Milford, MA Circus Stands Collapse, July 1889

PANIC UNDER A CIRCUS TENT.

HUNDREDS OF PERSONS INJURED BY THE SEATS FALLING DOWN.

FRIGHT ADDED TO THEIR DANGER.

SOMEONE YELLED THAT THE ANIMALS WERE ESCAPING, AND IN THE STAMPEDE WHICH FOLLOWED WOMAN AND CHILDREN WERE TRAMPLED UNDER FOOT -- NO ONE WAS KILLED, BUT MANY WILL CARRY SCARS.

(Special To The World.)
Milford, Mass., July 17. -- The performance at W. H. Bristol & Co.'s circus had scarcely begun last evening when two sections of seats, with 600 people seated thereon, caved in, sending the audience pell-mell to the ground. Women shrieked and fainted, children screamed and the performance was summarily brought to an end. Hardly had those who had been injured been removed when half of the reserve-seat section, with two hundred more persons, crashed down, causing a panic in which some of the women and children were trampled under foot while trying to get out of the tent. During the excitement some one shouted that the animals were escaping, and this added to the general fright. When the excitement had been in a measure allayed it was found that more than 200 persons had been injured, some of them severely. Drs. Eaton and Mackin were summoned and rendered the sufferers all the assistance in their power.
Among those most seriously injured are the following:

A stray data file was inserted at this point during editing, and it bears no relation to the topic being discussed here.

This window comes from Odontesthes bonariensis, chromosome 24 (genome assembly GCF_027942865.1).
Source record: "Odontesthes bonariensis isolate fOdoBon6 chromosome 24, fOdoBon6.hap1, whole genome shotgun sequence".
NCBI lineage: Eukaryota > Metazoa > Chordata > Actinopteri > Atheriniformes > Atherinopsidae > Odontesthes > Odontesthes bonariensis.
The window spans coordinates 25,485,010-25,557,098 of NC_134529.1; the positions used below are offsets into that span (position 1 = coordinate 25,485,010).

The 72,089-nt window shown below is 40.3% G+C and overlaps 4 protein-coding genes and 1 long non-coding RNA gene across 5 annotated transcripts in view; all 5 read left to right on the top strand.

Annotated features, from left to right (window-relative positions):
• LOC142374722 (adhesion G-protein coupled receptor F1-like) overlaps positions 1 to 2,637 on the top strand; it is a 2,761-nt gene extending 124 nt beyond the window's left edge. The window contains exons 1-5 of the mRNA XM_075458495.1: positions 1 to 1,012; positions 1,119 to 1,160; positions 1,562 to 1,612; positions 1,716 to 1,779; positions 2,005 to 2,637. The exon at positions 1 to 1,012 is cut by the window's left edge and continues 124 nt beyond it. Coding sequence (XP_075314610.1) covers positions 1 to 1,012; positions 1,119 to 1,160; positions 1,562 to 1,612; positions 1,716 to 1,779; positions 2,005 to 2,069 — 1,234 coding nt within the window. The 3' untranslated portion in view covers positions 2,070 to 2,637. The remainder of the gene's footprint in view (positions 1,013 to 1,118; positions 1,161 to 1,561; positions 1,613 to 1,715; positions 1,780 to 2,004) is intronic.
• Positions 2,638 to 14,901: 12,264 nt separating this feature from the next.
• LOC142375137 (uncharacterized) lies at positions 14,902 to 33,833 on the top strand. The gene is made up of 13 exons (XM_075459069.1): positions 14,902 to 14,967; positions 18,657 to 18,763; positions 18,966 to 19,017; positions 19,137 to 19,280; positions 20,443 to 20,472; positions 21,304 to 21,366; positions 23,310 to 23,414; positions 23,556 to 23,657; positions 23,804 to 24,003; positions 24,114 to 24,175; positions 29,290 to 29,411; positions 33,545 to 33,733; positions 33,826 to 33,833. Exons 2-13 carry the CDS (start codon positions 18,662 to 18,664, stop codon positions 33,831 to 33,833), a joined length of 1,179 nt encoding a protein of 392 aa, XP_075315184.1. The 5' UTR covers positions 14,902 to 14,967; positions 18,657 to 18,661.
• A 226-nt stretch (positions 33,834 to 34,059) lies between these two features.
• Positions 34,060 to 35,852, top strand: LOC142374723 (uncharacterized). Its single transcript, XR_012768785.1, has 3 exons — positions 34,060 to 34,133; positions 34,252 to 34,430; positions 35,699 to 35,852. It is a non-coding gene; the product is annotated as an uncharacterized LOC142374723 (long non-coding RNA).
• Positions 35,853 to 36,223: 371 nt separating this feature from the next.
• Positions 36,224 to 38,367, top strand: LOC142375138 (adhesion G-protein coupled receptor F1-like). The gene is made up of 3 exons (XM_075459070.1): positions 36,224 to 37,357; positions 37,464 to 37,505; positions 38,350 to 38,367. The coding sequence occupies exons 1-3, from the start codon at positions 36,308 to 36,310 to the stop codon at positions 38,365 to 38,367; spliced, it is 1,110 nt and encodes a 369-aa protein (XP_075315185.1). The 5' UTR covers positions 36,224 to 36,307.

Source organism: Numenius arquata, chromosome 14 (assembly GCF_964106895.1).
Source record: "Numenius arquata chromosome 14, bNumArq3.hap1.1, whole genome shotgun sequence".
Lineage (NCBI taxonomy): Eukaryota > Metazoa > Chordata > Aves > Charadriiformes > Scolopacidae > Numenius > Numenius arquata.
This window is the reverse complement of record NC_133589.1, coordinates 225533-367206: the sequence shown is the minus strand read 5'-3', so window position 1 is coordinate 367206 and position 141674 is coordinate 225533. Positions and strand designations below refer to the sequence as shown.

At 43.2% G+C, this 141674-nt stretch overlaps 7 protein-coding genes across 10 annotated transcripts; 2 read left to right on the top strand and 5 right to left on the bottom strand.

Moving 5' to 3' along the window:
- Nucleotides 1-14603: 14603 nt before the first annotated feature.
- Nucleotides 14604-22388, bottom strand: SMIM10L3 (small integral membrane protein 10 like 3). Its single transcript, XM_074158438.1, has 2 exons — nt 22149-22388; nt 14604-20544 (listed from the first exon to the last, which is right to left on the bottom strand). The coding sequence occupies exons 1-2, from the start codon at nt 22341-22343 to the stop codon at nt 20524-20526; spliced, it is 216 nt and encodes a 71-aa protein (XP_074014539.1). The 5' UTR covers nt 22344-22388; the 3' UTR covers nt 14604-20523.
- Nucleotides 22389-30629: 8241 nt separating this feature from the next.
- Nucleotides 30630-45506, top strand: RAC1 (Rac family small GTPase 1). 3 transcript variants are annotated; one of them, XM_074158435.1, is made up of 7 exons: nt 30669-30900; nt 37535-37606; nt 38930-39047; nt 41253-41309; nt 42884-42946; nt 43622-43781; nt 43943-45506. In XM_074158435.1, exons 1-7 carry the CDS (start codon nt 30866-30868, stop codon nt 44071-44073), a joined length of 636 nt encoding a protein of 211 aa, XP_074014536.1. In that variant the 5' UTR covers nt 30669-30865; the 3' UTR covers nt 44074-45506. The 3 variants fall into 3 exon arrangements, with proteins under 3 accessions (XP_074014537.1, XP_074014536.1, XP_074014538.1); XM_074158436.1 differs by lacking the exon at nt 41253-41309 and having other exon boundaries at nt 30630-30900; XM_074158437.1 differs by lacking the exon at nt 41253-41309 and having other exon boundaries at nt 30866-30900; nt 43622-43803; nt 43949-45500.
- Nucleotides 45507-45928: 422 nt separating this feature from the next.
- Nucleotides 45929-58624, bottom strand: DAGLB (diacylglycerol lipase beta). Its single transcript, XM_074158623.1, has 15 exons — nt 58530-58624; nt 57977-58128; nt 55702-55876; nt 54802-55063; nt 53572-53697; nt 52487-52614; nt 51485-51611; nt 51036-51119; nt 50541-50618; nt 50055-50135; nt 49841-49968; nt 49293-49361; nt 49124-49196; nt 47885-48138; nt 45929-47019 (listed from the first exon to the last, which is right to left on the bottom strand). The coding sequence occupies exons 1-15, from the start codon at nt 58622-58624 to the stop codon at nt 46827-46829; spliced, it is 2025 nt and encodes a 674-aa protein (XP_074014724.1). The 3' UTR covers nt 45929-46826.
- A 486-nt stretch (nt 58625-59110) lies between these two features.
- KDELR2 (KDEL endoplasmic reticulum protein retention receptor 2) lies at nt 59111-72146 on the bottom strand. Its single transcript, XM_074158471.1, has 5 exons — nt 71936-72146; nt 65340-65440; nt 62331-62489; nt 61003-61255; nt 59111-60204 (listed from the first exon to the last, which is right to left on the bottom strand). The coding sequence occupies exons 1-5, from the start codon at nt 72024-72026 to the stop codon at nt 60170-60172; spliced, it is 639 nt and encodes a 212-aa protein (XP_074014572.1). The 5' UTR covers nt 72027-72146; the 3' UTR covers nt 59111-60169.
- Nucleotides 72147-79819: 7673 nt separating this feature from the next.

HENRY BUTTERFIELD, boy, Hopedale: ankle and wrist sprained and body badly bruised.
CHARLES DUNBAR, boy, Upton: arm broken and internal injuries.
MRS. KEITH, North Milford: injured internally.
A. MEDWAY, Milford: ribs broken.
MRS. PETER SHIELDS, Milford: ankle broken.
MRS. STEVENS, Hopedale: injured internally.
Many others were taken home by friends before the extent of their injuries or their names could be learned. That no one was killed outright is regarded as little less than a miracle. The accident was caused by overcrowding. The lot on which the circus tent was erected was a reclaimed meadow and Monday's great rain had softened the earth under the seat supports. Monday's exhibition had been abandoned for prudential reasons, and at the afternoon performance, though crowded, the seats were entirely safe. Tonight the supports of the seats sunk in the wet ground under the weight of the numerous spectators, thus causing the collapse. Scarcely any one in the audience escaped without a mark of some kind.
Talk of attaching the circus is freely indulged in and several lawsuits are already incubating. Moreover, the feeling against the management is so severe that the latter will not resume business in this section.

The World New York 1889-07-18